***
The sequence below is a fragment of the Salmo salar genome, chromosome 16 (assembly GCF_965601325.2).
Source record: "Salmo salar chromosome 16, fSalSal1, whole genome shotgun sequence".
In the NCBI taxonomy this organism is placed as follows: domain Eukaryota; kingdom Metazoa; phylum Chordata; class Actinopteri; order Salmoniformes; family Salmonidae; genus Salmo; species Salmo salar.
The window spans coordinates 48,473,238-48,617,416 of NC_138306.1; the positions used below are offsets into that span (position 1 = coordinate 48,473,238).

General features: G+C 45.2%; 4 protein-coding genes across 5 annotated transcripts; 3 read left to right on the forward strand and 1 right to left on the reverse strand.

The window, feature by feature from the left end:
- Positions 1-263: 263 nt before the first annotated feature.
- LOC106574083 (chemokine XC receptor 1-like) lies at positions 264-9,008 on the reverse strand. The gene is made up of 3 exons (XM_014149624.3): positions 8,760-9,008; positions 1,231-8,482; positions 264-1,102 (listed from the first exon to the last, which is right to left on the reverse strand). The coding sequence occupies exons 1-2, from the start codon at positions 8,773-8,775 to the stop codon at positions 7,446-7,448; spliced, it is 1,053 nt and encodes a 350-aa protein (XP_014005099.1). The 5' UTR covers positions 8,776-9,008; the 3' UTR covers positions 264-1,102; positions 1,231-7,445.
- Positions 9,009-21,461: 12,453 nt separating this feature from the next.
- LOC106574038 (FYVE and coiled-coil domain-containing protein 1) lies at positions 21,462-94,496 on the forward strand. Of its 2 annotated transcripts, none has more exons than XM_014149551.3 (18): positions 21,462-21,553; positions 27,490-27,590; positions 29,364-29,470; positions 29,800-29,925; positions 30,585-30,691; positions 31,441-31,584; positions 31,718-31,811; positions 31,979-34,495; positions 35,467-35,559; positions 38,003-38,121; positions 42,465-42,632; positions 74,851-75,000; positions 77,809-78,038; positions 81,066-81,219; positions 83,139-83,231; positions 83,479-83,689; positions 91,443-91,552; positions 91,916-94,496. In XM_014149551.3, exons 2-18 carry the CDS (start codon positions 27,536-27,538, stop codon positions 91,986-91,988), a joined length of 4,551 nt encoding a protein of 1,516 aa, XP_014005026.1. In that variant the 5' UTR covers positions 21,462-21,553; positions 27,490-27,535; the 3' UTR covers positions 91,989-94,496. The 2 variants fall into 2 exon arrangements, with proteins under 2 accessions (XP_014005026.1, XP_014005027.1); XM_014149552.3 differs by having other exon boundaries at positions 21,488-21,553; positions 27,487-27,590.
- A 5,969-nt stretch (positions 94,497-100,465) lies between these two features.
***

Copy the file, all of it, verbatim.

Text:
The sequence below is a fragment of the Salmo salar genome, chromosome 16 (assembly GCF_965601325.2).
Source record: "Salmo salar chromosome 16, fSalSal1, whole genome shotgun sequence".
In the NCBI taxonomy this organism is placed as follows: domain Eukaryota; kingdom Metazoa; phylum Chordata; class Actinopteri; order Salmoniformes; family Salmonidae; genus Salmo; species Salmo salar.
The window spans coordinates 48,473,238-48,617,416 of NC_138306.1; the positions used below are offsets into that span (position 1 = coordinate 48,473,238).

General features: G+C 45.2%; 4 protein-coding genes across 5 annotated transcripts; 3 read left to right on the forward strand and 1 right to left on the reverse strand.

The window, feature by feature from the left end:
- Positions 1-263: 263 nt before the first annotated feature.
- LOC106574083 (chemokine XC receptor 1-like) lies at positions 264-9,008 on the reverse strand. The gene is made up of 3 exons (XM_014149624.3): positions 8,760-9,008; positions 1,231-8,482; positions 264-1,102 (listed from the first exon to the last, which is right to left on the reverse strand). The coding sequence occupies exons 1-2, from the start codon at positions 8,773-8,775 to the stop codon at positions 7,446-7,448; spliced, it is 1,053 nt and encodes a 350-aa protein (XP_014005099.1). The 5' UTR covers positions 8,776-9,008; the 3' UTR covers positions 264-1,102; positions 1,231-7,445.
- Positions 9,009-21,461: 12,453 nt separating this feature from the next.
- LOC106574038 (FYVE and coiled-coil domain-containing protein 1) lies at positions 21,462-94,496 on the forward strand. Of its 2 annotated transcripts, none has more exons than XM_014149551.3 (18): positions 21,462-21,553; positions 27,490-27,590; positions 29,364-29,470; positions 29,800-29,925; positions 30,585-30,691; positions 31,441-31,584; positions 31,718-31,811; positions 31,979-34,495; positions 35,467-35,559; positions 38,003-38,121; positions 42,465-42,632; positions 74,851-75,000; positions 77,809-78,038; positions 81,066-81,219; positions 83,139-83,231; positions 83,479-83,689; positions 91,443-91,552; positions 91,916-94,496. In XM_014149551.3, exons 2-18 carry the CDS (start codon positions 27,536-27,538, stop codon positions 91,986-91,988), a joined length of 4,551 nt encoding a protein of 1,516 aa, XP_014005026.1. In that variant the 5' UTR covers positions 21,462-21,553; positions 27,490-27,535; the 3' UTR covers positions 91,989-94,496. The 2 variants fall into 2 exon arrangements, with proteins under 2 accessions (XP_014005026.1, XP_014005027.1); XM_014149552.3 differs by having other exon boundaries at positions 21,488-21,553; positions 27,487-27,590.
- A 5,969-nt stretch (positions 94,497-100,465) lies between these two features.